Topic Tuesday- Mum’s the word!

First published on together on 17/04/19

Making a decision to breastfeed your baby may be a very easy one, or not, and it’s a very personal choice. At BfT we’re all about giving families the information they need to be able to make an informed feeding choice.

People need to be aware of all the benefits of breastfeeding, but unfortunately many women are not. Often the only info women have received is ‘breast is best’ which although catchy, doesn’t actually help. It makes breastfeeding seem elitist, that by breastfeeding we are somehow better mothers, and that therefore formula is next best choice (*see last week’s topic Tuesday for feeding choices) Breast isn’t best, it’s the biological norm, it’s what our babies newborn tums are expecting and it’s what our bodies are designed to produce.

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Sharing Sunday- Sarah and Austin’s story.

First published on on 14/04/19 as part of the sharing sunday series.

Prior to trying breastfeeding, I never really liked the idea of it to be honest. I never thought it would feel natural. From the beginning, myself and my wife always said I would give breastfeeding a try, but if I didn’t want to or if I couldn’t then we were more than happy to formula feed after those first few feeds of colostrum.
However after his arrival, it becane more important and I became more stubborn, as the times he did latch well, I absolutely loved it and felt so proud that I was directly feeding our son the goodness that comes with breast milk.

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Topic Tuesday-Donations welcome!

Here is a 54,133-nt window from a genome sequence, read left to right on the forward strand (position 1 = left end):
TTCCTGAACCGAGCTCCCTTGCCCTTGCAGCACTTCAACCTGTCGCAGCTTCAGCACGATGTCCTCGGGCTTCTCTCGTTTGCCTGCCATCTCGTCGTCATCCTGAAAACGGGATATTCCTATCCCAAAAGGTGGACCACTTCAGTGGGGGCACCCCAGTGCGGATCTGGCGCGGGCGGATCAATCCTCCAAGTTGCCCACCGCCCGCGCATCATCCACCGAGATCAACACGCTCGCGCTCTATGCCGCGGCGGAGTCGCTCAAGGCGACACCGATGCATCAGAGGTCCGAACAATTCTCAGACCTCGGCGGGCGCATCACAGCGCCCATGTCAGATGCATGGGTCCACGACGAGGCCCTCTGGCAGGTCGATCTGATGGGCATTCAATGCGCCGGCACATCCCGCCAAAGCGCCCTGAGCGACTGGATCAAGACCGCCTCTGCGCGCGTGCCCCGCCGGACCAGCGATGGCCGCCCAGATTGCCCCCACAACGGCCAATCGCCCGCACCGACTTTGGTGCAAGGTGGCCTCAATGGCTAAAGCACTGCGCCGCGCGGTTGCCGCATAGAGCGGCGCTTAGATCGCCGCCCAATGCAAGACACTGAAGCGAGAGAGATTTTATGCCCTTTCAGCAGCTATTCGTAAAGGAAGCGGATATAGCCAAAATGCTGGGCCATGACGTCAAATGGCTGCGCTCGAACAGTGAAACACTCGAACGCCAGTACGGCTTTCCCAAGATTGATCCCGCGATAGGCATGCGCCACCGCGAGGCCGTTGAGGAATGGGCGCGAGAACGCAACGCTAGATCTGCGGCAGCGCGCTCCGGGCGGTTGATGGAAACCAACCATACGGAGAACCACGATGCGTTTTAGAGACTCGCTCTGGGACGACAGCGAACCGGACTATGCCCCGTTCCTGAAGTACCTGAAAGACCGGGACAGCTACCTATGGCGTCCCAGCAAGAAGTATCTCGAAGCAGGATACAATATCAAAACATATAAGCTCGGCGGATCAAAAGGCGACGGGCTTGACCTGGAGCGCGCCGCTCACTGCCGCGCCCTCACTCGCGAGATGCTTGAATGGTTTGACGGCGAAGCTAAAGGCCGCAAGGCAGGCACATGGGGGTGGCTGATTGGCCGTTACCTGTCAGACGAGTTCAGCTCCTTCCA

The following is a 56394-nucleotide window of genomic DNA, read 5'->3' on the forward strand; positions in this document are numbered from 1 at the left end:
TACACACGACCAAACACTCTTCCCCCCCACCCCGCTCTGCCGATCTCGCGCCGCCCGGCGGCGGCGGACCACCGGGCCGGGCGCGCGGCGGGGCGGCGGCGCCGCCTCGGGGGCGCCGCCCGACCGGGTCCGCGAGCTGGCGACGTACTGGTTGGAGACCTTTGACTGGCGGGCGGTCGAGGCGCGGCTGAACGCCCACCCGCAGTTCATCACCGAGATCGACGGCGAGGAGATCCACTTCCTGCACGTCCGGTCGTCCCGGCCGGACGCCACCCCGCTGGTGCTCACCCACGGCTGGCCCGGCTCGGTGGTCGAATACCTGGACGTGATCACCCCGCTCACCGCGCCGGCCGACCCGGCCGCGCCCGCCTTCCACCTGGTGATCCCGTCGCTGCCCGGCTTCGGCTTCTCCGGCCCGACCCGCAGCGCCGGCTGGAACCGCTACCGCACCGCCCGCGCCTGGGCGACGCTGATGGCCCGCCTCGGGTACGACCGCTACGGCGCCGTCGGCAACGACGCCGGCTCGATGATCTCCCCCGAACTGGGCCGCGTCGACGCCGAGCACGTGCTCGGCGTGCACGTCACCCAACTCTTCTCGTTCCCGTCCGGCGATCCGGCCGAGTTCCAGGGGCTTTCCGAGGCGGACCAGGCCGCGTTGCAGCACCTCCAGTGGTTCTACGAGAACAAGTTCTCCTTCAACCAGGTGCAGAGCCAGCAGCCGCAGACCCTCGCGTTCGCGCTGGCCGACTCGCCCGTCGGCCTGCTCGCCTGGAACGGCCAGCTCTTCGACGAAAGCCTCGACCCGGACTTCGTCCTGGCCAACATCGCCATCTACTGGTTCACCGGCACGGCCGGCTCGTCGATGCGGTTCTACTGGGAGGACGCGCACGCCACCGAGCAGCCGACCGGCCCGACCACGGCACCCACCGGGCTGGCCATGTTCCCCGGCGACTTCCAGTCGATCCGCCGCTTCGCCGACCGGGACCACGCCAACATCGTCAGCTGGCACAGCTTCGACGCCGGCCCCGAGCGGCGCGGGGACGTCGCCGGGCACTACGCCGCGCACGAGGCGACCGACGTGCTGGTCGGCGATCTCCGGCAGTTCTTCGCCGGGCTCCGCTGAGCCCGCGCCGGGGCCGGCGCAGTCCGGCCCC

First published on as part of the Topic Tuesday series.

Feeding choices, The World Health Organisation gives us five different feeding choices, when it comes to feeding our babies, and lists them in the order of preference.

Four of these are quite well known.

We’ve got exclusive breastfeeding and expressed breast milk coming in as first and second and a combination of breastmilk and formula milk, and exclusive formula feeding as number 4 and 5.

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Meet the team- Jess


My name is Jess, I have 2 young sons, both of which I breastfed for different amounts of time, after intensive support with my second I decided I wanted to give something back and applied to do the Level 2 Peer Support training, I completed this in March 2018 and have been actively volunteering since. I have volunteered across many different settings but I mainly volunteer on our live chat service or on the maternity ward.

In July 2018 I was lucky enough to be offered a paid role with Breastfeeding Together, I provide information to mums antenatally at various clinical settings across the borough and also visit mums postnatally to provide them with breastfeeding support.

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Sharing Sunday – Ashley & Ivy-Grace’s Story